Everywhere in nature we observe negative feedback loops for homeostasis. The output of the system is made up of oscillations or vibrations, sinusoidal waves of energy. The angle of the wave grows positively for 180 degrees, then negatively180 degrees, in a circle. Thus many natural systems are circular.
Our entire universe is circular in space-time. It expands for billions of years, then it contracts. Strings, not observed but they explain much, the tiniest things in the universe, are vibrating periodically to produce every particle in existence, including the graviton mediating gravity waves, recently observed, and the zoticon, the particle that I have postulated as mediating life, which I call the fifth force.
Many sages believe life itself is circular with birth, death, then rebirth in a different form perhaps; therefore, life is an essentially homeostatic system, allowing for change in form and evolution to a higher-order existence.
In the mental sphere, cycles occur for action or rest, enthusiasm or tranquility. Millions of people in the country suffer from periodic manic behavior followed by depression. A mild form of this complaint is today referred to as cyclothymia, that is mood cycles. Again this fluctuation in energy and mood is due to excessive positive or negative feedback in the brain.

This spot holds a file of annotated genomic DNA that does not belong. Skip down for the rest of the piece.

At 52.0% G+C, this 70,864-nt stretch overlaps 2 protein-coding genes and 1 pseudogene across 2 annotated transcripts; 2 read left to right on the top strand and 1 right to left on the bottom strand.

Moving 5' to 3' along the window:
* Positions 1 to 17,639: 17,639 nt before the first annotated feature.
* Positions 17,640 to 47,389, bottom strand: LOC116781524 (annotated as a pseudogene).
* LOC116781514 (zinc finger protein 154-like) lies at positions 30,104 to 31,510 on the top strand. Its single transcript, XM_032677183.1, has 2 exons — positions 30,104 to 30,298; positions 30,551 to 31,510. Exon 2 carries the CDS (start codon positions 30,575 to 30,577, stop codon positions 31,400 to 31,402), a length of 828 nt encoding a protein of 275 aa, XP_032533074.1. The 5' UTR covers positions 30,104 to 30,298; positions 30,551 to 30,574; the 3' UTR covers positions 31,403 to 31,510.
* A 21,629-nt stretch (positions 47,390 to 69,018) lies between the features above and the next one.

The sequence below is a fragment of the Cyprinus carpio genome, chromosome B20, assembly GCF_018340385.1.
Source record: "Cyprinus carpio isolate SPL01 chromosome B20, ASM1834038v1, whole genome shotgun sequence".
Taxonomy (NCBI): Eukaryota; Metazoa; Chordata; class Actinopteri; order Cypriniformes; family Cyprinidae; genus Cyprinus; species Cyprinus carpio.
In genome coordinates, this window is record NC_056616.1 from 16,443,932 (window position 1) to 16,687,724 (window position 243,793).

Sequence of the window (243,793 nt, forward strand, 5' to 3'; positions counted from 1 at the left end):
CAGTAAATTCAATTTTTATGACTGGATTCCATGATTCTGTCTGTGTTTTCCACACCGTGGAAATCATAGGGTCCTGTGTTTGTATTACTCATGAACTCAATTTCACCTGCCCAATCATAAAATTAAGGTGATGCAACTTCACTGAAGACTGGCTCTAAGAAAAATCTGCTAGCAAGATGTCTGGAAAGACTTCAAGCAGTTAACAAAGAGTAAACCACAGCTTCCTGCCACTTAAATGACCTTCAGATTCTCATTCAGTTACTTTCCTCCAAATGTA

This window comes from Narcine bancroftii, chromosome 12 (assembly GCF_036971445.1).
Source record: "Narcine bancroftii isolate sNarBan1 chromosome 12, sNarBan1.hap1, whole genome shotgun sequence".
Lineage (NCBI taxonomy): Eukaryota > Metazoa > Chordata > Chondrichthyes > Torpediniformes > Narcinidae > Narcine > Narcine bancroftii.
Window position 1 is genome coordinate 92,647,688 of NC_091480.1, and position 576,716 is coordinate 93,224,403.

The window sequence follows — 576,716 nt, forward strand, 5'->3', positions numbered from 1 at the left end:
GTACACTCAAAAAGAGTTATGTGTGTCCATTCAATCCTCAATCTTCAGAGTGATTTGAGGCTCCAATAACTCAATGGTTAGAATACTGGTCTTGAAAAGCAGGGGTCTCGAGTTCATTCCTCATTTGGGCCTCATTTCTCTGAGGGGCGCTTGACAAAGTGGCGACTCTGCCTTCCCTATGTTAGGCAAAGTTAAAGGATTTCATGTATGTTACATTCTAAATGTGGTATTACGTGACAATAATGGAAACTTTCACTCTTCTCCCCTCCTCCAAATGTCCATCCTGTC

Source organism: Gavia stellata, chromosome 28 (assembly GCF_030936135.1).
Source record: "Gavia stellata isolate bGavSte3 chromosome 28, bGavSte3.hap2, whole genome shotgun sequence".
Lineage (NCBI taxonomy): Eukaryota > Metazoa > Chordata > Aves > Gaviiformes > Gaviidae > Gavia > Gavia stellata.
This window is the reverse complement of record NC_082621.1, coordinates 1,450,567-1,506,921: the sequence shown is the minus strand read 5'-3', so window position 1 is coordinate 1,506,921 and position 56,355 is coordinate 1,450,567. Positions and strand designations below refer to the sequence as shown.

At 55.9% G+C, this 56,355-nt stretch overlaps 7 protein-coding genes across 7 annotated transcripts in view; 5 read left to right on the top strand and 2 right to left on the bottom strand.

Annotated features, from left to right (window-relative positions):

Although medicines are prescribed to control mood cycles, the patient is better off becoming aware of the problem and applying negative or positive feedback to thinking and behavior to smooth out the cycle.
On the onset of the up cycle, the patient should limit activity, instead of indulging in it with euphoria. When the downward feeling comes, one should take some stimulants and get active. Thus the peaks and valleys of mood and energy can be smoothed out. Artistic individuals tend to experience mood cycles, because they are more sensitive than the rest of us.
Tchaikovsky, the Russian composer, and Vincent van Gogh, the Dutch painter, were both afflicted with manic depression.
Finding homeostasis is an urgent need for all of us in order to be happy and successful. We should always maintain our balance and composure, physical and mental, and return to our state of equilibrium when disasters shock our lives, sometimes unexpectedly. Doing otherwise will invite temporary or permanent illness.
Many of us turn to religion to find peace, tranquility, and restoration of spirit. Others turn to doctors or drugs. Still others consult their favorite philosophers, prose writers, and poets. We seek mental and physical stability to enjoy health, success, and beautiful experiences. The key to successful living is finding homeostasis in our lives in spite of perturbations and cycles and exercising control of our functions within a normal operating range.